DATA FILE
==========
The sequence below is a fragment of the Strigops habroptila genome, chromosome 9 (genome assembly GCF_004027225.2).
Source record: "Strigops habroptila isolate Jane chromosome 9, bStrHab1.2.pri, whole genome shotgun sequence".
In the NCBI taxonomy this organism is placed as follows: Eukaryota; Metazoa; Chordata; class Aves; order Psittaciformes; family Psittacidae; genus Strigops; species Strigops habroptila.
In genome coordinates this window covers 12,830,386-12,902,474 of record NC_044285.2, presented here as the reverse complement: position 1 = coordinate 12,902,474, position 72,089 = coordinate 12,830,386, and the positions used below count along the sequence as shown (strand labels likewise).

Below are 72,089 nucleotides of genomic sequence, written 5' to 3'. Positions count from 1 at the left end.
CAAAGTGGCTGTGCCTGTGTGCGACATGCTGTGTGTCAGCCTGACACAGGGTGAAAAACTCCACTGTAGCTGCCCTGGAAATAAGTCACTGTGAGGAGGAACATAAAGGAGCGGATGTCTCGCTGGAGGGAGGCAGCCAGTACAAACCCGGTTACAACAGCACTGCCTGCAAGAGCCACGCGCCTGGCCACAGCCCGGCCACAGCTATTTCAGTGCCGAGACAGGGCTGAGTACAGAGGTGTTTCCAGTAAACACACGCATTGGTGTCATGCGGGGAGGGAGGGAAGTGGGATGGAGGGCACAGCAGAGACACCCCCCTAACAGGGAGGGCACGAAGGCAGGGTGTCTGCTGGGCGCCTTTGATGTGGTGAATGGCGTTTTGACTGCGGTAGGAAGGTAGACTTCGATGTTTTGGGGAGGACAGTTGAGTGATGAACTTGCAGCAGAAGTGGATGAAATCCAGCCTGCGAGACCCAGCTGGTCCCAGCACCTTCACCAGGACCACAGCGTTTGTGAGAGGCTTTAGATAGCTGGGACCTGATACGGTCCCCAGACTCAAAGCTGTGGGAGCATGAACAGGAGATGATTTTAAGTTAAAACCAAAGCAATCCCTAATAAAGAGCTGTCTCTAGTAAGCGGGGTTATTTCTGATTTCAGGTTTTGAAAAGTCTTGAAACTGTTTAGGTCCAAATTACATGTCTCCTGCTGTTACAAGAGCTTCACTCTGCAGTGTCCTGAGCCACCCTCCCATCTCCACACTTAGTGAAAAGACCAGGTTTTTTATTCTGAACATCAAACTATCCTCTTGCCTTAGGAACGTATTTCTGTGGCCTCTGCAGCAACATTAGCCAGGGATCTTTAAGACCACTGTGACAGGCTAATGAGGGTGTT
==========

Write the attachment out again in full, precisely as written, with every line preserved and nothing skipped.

The sequence below is a fragment of the Strigops habroptila genome, chromosome 9 (genome assembly GCF_004027225.2).
Source record: "Strigops habroptila isolate Jane chromosome 9, bStrHab1.2.pri, whole genome shotgun sequence".
In the NCBI taxonomy this organism is placed as follows: Eukaryota; Metazoa; Chordata; class Aves; order Psittaciformes; family Psittacidae; genus Strigops; species Strigops habroptila.
In genome coordinates this window covers 12,830,386-12,902,474 of record NC_044285.2, presented here as the reverse complement: position 1 = coordinate 12,902,474, position 72,089 = coordinate 12,830,386, and the positions used below count along the sequence as shown (strand labels likewise).

Below are 72,089 nucleotides of genomic sequence, written 5' to 3'. Positions count from 1 at the left end.
CAAAGTGGCTGTGCCTGTGTGCGACATGCTGTGTGTCAGCCTGACACAGGGTGAAAAACTCCACTGTAGCTGCCCTGGAAATAAGTCACTGTGAGGAGGAACATAAAGGAGCGGATGTCTCGCTGGAGGGAGGCAGCCAGTACAAACCCGGTTACAACAGCACTGCCTGCAAGAGCCACGCGCCTGGCCACAGCCCGGCCACAGCTATTTCAGTGCCGAGACAGGGCTGAGTACAGAGGTGTTTCCAGTAAACACACGCATTGGTGTCATGCGGGGAGGGAGGGAAGTGGGATGGAGGGCACAGCAGAGACACCCCCCTAACAGGGAGGGCACGAAGGCAGGGTGTCTGCTGGGCGCCTTTGATGTGGTGAATGGCGTTTTGACTGCGGTAGGAAGGTAGACTTCGATGTTTTGGGGAGGACAGTTGAGTGATGAACTTGCAGCAGAAGTGGATGAAATCCAGCCTGCGAGACCCAGCTGGTCCCAGCACCTTCACCAGGACCACAGCGTTTGTGAGAGGCTTTAGATAGCTGGGACCTGATACGGTCCCCAGACTCAAAGCTGTGGGAGCATGAACAGGAGATGATTTTAAGTTAAAACCAAAGCAATCCCTAATAAAGAGCTGTCTCTAGTAAGCGGGGTTATTTCTGATTTCAGGTTTTGAAAAGTCTTGAAACTGTTTAGGTCCAAATTACATGTCTCCTGCTGTTACAAGAGCTTCACTCTGCAGTGTCCTGAGCCACCCTCCCATCTCCACACTTAGTGAAAAGACCAGGTTTTTTATTCTGAACATCAAACTATCCTCTTGCCTTAGGAACGTATTTCTGTGGCCTCTGCAGCAACATTAGCCAGGGATCTTTAAGACCACTGTGACAGGCTAATGAGGGTGTT